This article was originally published at The Nerd Cave on February 1, 2014.
Three weeks ago the second Image Expo took place in San Francisco, CA. Editor Eric Stephenson and various creators announced a total of twenty new titles to be released throughout 2014. There were also announcements of longtime DC/Vertigo creators coming onboard, like Scott Snyder (Batman, American Vampire) and Bill Willingham (Fables), and the five-year exclusive deal signed by Ed Brubaker and Sean Phillips (Fatale, Criminal).
All of this excitement served only to provide a nice end cap to Image’s best year ever. In 2013, the publisher debuted 50 new titles, securing 8% of dollars in the comics market and 8.49% of units sold. Those numbers represent a 20% and 40% increase respectively. Critics and new sites have begun to replace the phrase “Big Two” (referring to Marvel and DC Comics) with “Big Three”. The Walking Dead had both the best selling collected volume and single issue of 2012, while Saga continued to make the majority of top ten lists. Image is clearly the comics publisher to watch.
That’s a good thing for comics.
Image Comics has changed a great deal since eight creators founded it in 1992. Rob Liefeld was ousted early on and Jim Lee sold his creations to DC Comics. The company originally synonymous with 90’s exuberance has evolved into something entirely different. However, the values of that company have remained unchanged.
When the founders of Image left some of the best paying jobs in the industry at Marvel Comics, it was so they could own their creations. Every character created by Chris Claremont during his 10+ years on X-Men belonged to Marvel Comics and would continues to make the company millions of dollars every year. Younger creators like Todd McFarlane and Erik Larsen were not interested in losing that kind of potential to a corporate ownership. So they left and were very successful launching best selling titles like Spawn and Youngblood. In the years since, Image Comics has become a home for creators looking to maintain 100% ownership of their comics and any associated properties. It has grown from a publisher of new superhero books to any comic that meets their editorial standards for excellence. The importance of creative talent and creator ownership has remained the cornerstone of the company the entire time.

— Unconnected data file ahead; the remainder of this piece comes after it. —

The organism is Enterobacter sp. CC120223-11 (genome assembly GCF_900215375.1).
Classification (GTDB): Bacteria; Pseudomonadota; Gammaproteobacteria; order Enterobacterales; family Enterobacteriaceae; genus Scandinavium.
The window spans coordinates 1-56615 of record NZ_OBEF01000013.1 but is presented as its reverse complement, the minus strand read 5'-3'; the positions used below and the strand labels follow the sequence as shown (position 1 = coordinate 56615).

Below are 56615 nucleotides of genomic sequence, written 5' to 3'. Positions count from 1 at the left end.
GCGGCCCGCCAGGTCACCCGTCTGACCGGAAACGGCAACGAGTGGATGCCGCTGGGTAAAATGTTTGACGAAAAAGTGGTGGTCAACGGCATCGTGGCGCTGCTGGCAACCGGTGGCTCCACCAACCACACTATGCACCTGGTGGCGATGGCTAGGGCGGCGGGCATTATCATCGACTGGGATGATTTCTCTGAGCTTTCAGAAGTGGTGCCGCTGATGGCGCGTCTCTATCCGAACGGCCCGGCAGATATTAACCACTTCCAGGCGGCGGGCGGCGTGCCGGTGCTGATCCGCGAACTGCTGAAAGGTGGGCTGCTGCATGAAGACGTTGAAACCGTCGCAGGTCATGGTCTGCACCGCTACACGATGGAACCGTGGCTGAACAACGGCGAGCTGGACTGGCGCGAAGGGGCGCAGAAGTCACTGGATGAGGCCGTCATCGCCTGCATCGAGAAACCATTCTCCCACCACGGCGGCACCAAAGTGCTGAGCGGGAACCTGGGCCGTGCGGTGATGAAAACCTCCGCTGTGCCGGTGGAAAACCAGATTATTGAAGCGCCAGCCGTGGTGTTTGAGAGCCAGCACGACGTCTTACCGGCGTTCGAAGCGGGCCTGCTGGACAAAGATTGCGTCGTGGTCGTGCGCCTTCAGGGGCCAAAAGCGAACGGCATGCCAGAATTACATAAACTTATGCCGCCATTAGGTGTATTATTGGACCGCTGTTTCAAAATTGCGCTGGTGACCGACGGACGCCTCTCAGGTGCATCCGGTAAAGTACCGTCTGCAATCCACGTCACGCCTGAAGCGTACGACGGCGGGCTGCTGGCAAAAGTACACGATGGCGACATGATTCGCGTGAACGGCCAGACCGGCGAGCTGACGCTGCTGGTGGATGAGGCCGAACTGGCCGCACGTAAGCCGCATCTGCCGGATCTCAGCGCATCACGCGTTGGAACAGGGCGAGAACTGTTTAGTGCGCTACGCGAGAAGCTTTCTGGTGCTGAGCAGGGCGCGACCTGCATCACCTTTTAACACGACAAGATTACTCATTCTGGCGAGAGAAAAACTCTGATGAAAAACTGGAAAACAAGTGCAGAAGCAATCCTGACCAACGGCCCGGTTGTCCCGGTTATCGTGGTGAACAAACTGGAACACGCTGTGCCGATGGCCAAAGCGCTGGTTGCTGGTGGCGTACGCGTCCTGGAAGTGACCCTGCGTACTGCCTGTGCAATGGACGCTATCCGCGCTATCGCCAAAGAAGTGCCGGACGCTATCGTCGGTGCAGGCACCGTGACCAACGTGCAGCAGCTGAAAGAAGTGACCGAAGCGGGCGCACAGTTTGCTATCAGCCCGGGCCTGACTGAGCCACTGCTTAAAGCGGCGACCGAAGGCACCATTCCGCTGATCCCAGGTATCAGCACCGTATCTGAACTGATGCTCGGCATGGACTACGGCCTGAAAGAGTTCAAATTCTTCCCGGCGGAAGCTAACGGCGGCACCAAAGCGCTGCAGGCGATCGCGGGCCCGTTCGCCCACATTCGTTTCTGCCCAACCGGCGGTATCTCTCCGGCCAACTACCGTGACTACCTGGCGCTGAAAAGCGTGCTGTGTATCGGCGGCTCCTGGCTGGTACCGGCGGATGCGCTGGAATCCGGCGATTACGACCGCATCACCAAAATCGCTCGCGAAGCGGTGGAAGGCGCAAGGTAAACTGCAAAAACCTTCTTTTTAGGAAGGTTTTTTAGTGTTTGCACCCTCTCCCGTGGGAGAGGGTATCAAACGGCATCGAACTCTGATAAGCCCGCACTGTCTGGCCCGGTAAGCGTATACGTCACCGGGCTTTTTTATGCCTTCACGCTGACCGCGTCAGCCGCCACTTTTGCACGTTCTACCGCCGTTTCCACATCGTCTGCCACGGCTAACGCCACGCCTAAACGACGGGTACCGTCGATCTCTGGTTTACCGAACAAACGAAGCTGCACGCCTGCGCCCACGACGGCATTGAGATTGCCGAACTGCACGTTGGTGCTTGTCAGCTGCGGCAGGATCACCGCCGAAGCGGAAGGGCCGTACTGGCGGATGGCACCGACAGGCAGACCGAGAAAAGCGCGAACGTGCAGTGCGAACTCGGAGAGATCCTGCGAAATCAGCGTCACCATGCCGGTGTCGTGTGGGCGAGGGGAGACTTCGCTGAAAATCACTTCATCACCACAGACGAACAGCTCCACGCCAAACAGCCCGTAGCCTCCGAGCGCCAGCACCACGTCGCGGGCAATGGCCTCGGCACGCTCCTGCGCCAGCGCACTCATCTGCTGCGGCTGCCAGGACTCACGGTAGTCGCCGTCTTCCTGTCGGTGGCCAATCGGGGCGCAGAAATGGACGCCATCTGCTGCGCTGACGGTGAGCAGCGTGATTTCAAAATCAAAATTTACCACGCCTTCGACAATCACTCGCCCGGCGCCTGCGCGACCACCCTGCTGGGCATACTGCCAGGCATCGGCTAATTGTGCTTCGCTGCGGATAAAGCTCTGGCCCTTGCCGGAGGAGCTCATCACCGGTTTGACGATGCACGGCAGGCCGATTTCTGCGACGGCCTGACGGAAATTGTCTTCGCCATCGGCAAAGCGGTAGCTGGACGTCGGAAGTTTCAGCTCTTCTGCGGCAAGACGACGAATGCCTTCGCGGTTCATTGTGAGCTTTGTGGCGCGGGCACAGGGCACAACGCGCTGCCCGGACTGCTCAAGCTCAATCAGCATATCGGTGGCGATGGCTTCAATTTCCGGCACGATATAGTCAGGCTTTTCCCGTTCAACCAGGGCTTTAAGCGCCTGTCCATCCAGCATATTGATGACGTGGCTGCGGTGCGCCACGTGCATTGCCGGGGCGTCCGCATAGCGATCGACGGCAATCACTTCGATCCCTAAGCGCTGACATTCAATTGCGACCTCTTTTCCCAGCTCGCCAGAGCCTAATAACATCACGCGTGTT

Those values are what have allowed it to become more than a success story, but a representative of the future of comics. By focusing on talent, instead of intellectual property, Image has begun to move the industry past old models and mediums.
When the original Image creators left Marvel Comics, they were already successful, known by millions of fans. Their initial success was no surprise. This didn’t help to change the necessity of the work-for-hire model for new comers to the comics industry though. Small publishers were unable to provide extensive marketing for creator-owned comics, while Marvel and DC had little interest in publishing them (with the notable exception of Vertigo titles created by already established creators). That has changed. Creators like Jim Zub (Skullkickers) and Kurtis Wiebe (Peter Panzerfaust, Rat Queens) have found success through their own properties published at Image. With 8% of the market dollars coming through their doors, Image is capable of supporting creator-owned titles from the very start.